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Anxiety Check: ‘Solo’

Is it bad that the next ‘Star Wars Story’ is out in four months and we still haven’t seen a trailer? Or that the lead actor needed an acting coach? Or that Disney fired the movie’s original directors? HOW PANICKED SHOULD WE BE RIGHT NOW?!

Lucasfilm/Ringer illustration

Did you know that in four months, a new Star Wars movie is coming out? Most theaters will still be sweeping up porg feathers from The Last Jedi when Solo: A Star Wars Story—the Han Solo prequel directed by Ron Howard—arrives on May 25.

Yet outside of Howard’s Disney-approved, Earnest Dad Gives Social Media a Shot posts from the set, and the underwhelming announcement of the film’s title, you’ll be hard-pressed to find any official information about Solo online. Is there any footage of the movie? Nope. Any photos? Only from Howard’s dorky Twitter and Instagram accounts. Do we have a poster? Just a leaked one that Disney denies is its doing, which is actually a relief since it looks like the poster for a straight-to-DVD movie. The synopsis was finally revealed on Tuesday, but unless it comes as a surprise that Han Solo will be meeting Chewbacca and Lando Calrissian in this movie, and that the Millennium Falcon features prominently, then it’s not the information you’re looking for.

By contrast, you’ll find a treasure trove of disconcerting tidbits. Howard was only brought in when the original directors, Phil Lord and Christopher Miller of 21 Jump Street and Lego Movie fame, were dropped from the film after Lucasfilm took issue with the tandem’s freewheeling style, which included lots of improvisation. Alden Ehrenreich, the young Solo who nabbed the role after an exhaustive search—beating out the likes of Emory Cohen, Taron Egerton, and Jack Reynor—has reportedly struggled so much that an acting coach was brought to the set. One report from ScreenGeek described the script, from legendary Star Wars scribe Lawrence Kasdan, as “unworkable” and claimed that Disney expects the movie to bomb. We know the Corellian smuggler doesn’t like being told the odds, but C3PO would agree: Oh my goodness.

OK, now that you’re all worked up and on the brink of throwing a Kylo Ren–level temper tantrum, here comes the part where we tell you to take deep breaths. Sure, Solo has been a bit of a mess, but there’s reason to believe Lucasfilm will right the ship in time.

This isn’t the first Star Wars movie since Disney’s acquisition of Lucasfilm to experience on-set drama. Rogue One, the first Star Wars anthology film from 2016, underwent similarly extensive reshoots before the film was released (given how several scenes from the trailers were completely omitted from the movie, there was probably a decent overhaul). Though director Gareth Edwards was never fired, the reshoots were led by Michael Clayton writer-director Tony Gilroy, who wrote and directed additional scenes incorporated into Rogue Oneincluding Darth Vader’s scene at the end of the movie when he slices through hapless rebels, which might be the most badass Star Wars moment put to film in the past four years. Howard has a heavier lift for Solo than Gilroy did for Rogue One, but once again, the company is bringing in a steady, veteran hand to get a troubled movie to the finish line; Rogue One has an 85 percent approval rating on Rotten Tomatoes.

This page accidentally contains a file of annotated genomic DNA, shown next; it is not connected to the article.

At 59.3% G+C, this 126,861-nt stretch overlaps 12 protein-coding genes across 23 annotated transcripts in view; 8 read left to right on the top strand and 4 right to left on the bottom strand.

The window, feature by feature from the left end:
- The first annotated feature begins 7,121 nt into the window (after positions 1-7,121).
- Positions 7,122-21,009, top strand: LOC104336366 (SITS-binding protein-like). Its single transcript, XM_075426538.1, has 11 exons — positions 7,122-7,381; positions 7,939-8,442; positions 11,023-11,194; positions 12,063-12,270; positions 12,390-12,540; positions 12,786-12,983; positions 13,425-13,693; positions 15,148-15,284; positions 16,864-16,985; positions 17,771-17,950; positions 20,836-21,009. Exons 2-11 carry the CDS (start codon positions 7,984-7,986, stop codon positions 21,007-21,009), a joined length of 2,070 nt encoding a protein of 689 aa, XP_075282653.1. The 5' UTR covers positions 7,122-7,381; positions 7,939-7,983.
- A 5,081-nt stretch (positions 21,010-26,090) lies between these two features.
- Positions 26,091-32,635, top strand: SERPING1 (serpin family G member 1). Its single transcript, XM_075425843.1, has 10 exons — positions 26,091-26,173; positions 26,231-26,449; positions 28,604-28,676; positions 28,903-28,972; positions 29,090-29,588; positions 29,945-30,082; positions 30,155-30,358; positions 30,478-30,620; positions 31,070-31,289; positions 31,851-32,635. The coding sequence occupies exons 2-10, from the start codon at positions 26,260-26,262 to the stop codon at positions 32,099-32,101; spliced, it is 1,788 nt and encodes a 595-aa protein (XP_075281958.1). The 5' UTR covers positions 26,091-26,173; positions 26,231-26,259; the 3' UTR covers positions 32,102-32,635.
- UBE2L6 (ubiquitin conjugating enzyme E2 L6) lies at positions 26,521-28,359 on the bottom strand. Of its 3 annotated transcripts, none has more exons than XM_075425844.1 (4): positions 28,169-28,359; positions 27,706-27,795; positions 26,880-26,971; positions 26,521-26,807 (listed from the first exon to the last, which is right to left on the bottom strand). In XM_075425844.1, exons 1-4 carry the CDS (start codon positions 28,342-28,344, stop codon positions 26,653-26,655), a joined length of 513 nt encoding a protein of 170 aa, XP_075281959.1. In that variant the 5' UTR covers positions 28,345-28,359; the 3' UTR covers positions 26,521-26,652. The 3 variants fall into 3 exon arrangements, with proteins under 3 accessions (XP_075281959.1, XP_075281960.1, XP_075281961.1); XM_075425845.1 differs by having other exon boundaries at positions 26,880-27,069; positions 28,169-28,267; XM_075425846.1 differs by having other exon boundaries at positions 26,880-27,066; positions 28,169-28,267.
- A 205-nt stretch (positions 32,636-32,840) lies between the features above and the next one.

More concerning, to be sure, is the lack of Solo footage. The past two Star Wars movies, Rogue One and The Last Jedi, released teaser trailers eight months prior to their respective releases, and The Force Awakens released its first teaser trailer a full year ahead of time. Less than five months away from Solo, we still haven’t seen a thing.

However, while Howard’s directorial takeover probably postponed Disney’s plans to release footage, it seems likely that the current trailer delay is—or at least has become—a strategic one. Why release a Solo trailer in the dead months of winter—a time when the biggest releases are a Maze Runner sequel and another Liam Neeson transportation disaster—when you can wait a little longer and air it during the most watched television event of the year? If a Solo trailer isn’t unveiled during next month’s Super Bowl, then we can flip the switch to full-on panic mode.

But for now, Disney-controlled Lucasfilm should be given the benefit of the doubt. Through three good-to-great films, the company hasn’t failed fans yet, and despite being the most troubled production of the new batch of films, Solo shouldn’t be given a premature death sentence. All judgment should be frozen in carbonite, until we have something tangible to complain about.